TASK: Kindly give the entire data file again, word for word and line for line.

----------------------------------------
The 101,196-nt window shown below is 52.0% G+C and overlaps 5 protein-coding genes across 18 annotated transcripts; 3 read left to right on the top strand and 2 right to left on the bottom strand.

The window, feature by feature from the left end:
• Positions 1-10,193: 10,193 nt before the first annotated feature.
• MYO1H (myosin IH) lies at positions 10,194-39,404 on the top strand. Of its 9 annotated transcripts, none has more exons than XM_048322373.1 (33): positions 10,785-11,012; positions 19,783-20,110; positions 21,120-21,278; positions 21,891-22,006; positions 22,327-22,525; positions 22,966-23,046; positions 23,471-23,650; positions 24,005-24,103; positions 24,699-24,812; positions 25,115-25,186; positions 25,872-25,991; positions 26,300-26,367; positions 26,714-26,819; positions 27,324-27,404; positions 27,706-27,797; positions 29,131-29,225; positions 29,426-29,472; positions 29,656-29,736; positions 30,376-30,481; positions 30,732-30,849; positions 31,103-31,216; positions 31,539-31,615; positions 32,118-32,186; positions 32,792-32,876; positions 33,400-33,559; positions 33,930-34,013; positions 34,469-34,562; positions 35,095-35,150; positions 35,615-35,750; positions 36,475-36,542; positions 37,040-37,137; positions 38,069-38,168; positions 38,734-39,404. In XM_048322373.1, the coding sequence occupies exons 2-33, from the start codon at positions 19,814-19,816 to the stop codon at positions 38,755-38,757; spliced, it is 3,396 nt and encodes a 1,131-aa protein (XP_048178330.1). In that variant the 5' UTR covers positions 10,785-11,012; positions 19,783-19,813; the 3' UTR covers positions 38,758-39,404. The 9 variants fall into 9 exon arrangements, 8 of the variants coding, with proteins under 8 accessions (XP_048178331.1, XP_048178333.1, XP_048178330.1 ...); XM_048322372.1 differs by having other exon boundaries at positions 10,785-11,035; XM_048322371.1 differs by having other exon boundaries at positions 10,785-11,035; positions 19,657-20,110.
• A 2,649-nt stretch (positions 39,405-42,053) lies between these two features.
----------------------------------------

The 101,196-nt window shown below is 52.0% G+C and overlaps 5 protein-coding genes across 18 annotated transcripts; 3 read left to right on the top strand and 2 right to left on the bottom strand.

The window, feature by feature from the left end:
• Positions 1-10,193: 10,193 nt before the first annotated feature.
• MYO1H (myosin IH) lies at positions 10,194-39,404 on the top strand. Of its 9 annotated transcripts, none has more exons than XM_048322373.1 (33): positions 10,785-11,012; positions 19,783-20,110; positions 21,120-21,278; positions 21,891-22,006; positions 22,327-22,525; positions 22,966-23,046; positions 23,471-23,650; positions 24,005-24,103; positions 24,699-24,812; positions 25,115-25,186; positions 25,872-25,991; positions 26,300-26,367; positions 26,714-26,819; positions 27,324-27,404; positions 27,706-27,797; positions 29,131-29,225; positions 29,426-29,472; positions 29,656-29,736; positions 30,376-30,481; positions 30,732-30,849; positions 31,103-31,216; positions 31,539-31,615; positions 32,118-32,186; positions 32,792-32,876; positions 33,400-33,559; positions 33,930-34,013; positions 34,469-34,562; positions 35,095-35,150; positions 35,615-35,750; positions 36,475-36,542; positions 37,040-37,137; positions 38,069-38,168; positions 38,734-39,404. In XM_048322373.1, the coding sequence occupies exons 2-33, from the start codon at positions 19,814-19,816 to the stop codon at positions 38,755-38,757; spliced, it is 3,396 nt and encodes a 1,131-aa protein (XP_048178330.1). In that variant the 5' UTR covers positions 10,785-11,012; positions 19,783-19,813; the 3' UTR covers positions 38,758-39,404. The 9 variants fall into 9 exon arrangements, 8 of the variants coding, with proteins under 8 accessions (XP_048178331.1, XP_048178333.1, XP_048178330.1 ...); XM_048322372.1 differs by having other exon boundaries at positions 10,785-11,035; XM_048322371.1 differs by having other exon boundaries at positions 10,785-11,035; positions 19,657-20,110.
• A 2,649-nt stretch (positions 39,405-42,053) lies between these two features.